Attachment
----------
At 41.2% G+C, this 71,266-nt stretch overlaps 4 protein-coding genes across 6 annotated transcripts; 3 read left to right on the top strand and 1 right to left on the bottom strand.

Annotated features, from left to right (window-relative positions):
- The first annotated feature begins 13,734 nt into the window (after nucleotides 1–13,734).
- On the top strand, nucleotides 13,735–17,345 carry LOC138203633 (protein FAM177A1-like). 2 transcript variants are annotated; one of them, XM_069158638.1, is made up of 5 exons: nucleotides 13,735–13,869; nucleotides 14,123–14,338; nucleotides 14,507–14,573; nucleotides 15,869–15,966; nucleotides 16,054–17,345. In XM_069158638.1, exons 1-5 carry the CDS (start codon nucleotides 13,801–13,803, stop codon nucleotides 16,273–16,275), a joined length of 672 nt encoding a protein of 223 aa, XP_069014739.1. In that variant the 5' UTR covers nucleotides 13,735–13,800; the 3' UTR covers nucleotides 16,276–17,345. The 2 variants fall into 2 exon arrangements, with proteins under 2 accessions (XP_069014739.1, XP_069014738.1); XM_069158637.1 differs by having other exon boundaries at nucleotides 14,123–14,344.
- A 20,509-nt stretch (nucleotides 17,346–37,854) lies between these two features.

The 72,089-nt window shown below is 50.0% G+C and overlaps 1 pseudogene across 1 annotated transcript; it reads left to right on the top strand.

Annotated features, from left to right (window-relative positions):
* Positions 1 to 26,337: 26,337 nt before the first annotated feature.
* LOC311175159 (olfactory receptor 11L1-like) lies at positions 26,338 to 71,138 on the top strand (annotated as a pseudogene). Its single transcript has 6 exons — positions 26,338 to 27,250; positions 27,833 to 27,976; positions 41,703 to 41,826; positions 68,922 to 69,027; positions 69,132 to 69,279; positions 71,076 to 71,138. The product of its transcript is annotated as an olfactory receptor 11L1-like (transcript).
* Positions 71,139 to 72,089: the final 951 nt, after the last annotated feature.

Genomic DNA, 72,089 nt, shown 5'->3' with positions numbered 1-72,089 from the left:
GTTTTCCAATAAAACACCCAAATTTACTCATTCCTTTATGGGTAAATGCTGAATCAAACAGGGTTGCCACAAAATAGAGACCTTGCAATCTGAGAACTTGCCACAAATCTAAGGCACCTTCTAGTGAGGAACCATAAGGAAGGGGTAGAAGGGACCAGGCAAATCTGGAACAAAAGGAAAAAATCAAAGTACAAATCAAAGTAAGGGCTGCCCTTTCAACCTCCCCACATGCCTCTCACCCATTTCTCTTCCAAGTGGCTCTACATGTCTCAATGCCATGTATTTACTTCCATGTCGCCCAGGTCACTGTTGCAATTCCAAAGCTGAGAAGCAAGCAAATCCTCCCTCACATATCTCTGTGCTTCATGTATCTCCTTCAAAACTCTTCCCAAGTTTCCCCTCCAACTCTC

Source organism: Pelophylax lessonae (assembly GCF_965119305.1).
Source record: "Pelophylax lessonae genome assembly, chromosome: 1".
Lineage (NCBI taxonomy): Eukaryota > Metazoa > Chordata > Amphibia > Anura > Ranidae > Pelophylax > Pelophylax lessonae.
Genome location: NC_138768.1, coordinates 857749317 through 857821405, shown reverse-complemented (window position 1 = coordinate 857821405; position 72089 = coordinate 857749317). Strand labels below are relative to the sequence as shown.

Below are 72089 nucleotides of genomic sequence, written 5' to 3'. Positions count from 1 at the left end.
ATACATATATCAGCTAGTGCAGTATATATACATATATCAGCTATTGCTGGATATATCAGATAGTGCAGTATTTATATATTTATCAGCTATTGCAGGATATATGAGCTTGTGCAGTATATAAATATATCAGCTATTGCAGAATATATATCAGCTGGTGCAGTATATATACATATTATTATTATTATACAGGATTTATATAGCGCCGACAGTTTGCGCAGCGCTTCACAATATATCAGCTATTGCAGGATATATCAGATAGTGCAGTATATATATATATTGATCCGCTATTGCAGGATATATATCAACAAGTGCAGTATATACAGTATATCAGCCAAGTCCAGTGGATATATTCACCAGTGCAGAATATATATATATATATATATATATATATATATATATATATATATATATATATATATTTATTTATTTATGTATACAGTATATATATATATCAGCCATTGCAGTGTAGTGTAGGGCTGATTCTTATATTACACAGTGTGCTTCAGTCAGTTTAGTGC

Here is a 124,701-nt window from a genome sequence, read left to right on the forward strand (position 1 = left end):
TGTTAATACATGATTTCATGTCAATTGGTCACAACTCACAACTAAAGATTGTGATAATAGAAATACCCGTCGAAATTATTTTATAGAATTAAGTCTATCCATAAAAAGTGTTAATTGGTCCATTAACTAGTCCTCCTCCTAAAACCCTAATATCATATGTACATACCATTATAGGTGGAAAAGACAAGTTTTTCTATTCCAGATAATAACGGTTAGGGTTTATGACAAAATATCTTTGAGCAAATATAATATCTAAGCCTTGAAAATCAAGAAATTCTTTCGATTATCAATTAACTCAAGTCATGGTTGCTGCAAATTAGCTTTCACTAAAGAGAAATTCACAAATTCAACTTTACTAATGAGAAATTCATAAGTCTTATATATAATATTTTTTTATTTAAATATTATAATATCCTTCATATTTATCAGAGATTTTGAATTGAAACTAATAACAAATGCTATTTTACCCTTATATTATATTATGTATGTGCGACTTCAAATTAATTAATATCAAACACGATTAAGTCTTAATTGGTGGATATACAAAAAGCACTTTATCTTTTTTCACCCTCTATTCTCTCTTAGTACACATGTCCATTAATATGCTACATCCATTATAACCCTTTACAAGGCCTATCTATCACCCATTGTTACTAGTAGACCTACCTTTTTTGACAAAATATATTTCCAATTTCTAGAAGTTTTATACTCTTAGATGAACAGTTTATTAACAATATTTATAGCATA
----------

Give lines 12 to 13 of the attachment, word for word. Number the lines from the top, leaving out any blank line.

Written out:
GTTTTCCAATAAAACACCCAAATTTACTCATTCCTTTATGGGTAAATGCTGAATCAAACAGGGTTGCCACAAAATAGAGACCTTGCAATCTGAGAACTTGCCACAAATCTAAGGCACCTTCTAGTGAGGAACCATAAGGAAGGGGTAGAAGGGACCAGGCAAATCTGGAACAAAAGGAAAAAATCAAAGTACAAATCAAAGTAAGGGCTGCCCTTTCAACCTCCCCACATGCCTCTCACCCATTTCTCTTCCAAGTGGCTCTACATGTCTCAATGCCATGTATTTACTTCCATGTCGCCCAGGTCACTGTTGCAATTCCAAAGCTGAGAAGCAAGCAAATCCTCCCTCACATATCTCTGTGCTTCATGTATCTCCTTCAAAACTCTTCCCAAGTTTCCCCTCCAACTCTC

Source organism: Pelophylax lessonae (assembly GCF_965119305.1).